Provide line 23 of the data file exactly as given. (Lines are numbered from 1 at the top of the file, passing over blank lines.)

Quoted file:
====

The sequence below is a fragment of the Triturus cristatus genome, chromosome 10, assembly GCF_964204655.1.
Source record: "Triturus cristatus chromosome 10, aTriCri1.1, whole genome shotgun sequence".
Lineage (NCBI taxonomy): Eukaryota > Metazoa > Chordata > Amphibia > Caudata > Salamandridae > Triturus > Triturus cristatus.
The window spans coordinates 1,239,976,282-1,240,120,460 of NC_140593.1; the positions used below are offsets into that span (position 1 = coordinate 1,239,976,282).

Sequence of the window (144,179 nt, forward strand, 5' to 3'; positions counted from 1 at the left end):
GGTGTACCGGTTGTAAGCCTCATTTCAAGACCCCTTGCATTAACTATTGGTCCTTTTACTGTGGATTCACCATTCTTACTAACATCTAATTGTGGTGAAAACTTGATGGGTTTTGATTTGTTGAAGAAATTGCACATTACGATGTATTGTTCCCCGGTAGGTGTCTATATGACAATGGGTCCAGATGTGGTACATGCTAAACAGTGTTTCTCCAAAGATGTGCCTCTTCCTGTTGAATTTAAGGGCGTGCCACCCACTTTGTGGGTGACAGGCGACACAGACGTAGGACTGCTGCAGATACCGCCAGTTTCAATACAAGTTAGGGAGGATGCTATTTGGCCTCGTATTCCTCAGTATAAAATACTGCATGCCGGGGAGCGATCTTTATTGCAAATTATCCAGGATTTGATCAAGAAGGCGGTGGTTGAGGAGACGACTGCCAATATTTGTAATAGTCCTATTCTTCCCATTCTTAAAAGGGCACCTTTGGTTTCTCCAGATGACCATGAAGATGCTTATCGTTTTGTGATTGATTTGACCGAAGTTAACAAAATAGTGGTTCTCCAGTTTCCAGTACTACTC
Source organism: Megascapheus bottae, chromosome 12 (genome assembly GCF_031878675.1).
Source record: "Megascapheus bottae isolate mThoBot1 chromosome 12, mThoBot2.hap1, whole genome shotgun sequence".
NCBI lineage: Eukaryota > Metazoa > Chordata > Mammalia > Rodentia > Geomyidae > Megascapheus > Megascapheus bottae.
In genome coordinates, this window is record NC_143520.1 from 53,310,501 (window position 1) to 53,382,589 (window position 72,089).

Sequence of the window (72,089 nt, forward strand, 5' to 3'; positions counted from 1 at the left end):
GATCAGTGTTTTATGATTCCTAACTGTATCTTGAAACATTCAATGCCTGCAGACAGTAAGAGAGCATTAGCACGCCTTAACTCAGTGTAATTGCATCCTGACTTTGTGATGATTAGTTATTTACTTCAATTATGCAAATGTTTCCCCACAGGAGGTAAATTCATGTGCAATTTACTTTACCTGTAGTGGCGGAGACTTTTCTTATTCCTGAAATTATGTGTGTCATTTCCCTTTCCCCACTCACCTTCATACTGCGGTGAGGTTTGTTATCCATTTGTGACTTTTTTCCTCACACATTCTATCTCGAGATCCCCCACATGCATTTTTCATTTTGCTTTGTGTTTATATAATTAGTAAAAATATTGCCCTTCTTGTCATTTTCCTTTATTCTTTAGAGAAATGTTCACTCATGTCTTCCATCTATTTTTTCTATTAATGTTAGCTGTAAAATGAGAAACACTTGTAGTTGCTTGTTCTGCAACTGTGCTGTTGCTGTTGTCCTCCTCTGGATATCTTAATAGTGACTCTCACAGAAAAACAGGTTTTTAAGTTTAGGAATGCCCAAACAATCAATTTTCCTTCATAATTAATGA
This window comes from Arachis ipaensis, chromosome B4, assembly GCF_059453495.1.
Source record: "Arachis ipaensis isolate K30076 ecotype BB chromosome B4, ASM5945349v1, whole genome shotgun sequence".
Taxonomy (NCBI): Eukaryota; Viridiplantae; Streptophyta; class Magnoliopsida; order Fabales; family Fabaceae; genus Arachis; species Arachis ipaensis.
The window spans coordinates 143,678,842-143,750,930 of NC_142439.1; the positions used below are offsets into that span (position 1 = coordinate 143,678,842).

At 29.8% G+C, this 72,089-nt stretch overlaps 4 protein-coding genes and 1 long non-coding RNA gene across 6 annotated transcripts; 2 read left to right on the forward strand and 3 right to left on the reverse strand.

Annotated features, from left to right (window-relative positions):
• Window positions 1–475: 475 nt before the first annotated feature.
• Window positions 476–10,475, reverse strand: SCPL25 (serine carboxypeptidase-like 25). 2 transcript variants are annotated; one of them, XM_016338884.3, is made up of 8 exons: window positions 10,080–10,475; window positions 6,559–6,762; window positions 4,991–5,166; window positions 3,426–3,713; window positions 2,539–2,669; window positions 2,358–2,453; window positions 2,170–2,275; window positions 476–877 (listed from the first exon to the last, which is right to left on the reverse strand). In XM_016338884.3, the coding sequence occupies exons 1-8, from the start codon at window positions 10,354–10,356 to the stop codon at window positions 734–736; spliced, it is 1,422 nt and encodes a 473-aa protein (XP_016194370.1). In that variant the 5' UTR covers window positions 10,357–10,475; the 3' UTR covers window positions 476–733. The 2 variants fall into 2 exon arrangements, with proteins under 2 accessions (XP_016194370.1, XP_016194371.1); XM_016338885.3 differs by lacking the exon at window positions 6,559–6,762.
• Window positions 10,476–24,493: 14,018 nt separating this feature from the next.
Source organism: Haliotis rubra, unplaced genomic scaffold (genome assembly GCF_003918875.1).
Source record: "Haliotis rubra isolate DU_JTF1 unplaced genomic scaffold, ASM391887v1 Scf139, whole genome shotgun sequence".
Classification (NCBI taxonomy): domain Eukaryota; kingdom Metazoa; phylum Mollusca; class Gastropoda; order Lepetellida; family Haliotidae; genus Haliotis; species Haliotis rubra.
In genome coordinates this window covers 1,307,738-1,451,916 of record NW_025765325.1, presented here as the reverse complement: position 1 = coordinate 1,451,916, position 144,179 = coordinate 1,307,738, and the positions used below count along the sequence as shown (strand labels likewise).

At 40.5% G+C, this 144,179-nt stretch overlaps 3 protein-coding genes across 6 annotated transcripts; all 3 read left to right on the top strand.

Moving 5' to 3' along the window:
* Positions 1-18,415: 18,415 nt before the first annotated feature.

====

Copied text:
Source record: "Haliotis rubra isolate DU_JTF1 unplaced genomic scaffold, ASM391887v1 Scf139, whole genome shotgun sequence".